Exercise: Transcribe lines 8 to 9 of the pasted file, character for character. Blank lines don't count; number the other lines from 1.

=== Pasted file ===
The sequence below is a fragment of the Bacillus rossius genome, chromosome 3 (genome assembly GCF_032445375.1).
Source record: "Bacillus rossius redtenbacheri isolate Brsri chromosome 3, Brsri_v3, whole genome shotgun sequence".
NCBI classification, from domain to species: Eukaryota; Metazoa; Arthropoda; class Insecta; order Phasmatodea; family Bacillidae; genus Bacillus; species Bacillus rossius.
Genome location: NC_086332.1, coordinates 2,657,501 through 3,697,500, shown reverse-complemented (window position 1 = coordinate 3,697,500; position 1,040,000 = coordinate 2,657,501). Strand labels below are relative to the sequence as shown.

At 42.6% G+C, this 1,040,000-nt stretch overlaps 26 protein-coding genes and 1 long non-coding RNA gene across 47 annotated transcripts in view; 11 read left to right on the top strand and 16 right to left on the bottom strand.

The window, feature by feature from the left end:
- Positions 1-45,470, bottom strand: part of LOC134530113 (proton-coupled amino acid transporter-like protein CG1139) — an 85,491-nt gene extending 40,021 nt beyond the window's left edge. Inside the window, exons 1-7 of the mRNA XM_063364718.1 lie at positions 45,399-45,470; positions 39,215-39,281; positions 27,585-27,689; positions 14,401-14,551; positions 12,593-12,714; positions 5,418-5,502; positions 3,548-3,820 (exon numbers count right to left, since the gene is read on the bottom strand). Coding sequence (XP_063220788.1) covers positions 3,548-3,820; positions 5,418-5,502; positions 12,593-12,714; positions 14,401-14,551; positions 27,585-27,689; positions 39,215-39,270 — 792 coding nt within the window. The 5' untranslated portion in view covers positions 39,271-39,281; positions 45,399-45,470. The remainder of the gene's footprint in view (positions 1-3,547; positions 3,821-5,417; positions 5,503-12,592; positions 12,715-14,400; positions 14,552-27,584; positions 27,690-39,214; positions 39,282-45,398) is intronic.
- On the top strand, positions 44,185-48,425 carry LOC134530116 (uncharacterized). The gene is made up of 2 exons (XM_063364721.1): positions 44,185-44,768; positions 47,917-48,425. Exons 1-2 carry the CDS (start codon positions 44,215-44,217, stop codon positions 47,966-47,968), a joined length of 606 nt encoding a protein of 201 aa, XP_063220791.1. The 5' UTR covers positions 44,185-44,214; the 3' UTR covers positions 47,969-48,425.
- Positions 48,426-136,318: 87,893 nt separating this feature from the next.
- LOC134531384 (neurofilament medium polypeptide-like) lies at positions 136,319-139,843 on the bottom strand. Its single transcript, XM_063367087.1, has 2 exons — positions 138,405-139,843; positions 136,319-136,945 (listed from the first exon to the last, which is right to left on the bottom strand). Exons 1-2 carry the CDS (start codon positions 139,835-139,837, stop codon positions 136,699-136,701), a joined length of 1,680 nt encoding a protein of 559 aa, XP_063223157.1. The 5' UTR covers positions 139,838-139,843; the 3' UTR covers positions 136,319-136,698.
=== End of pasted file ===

- On the top strand, positions 44,185-48,425 carry LOC134530116 (uncharacterized). The gene is made up of 2 exons (XM_063364721.1): positions 44,185-44,768; positions 47,917-48,425. Exons 1-2 carry the CDS (start codon positions 44,215-44,217, stop codon positions 47,966-47,968), a joined length of 606 nt encoding a protein of 201 aa, XP_063220791.1. The 5' UTR covers positions 44,185-44,214; the 3' UTR covers positions 47,969-48,425.
- Positions 48,426-136,318: 87,893 nt separating this feature from the next.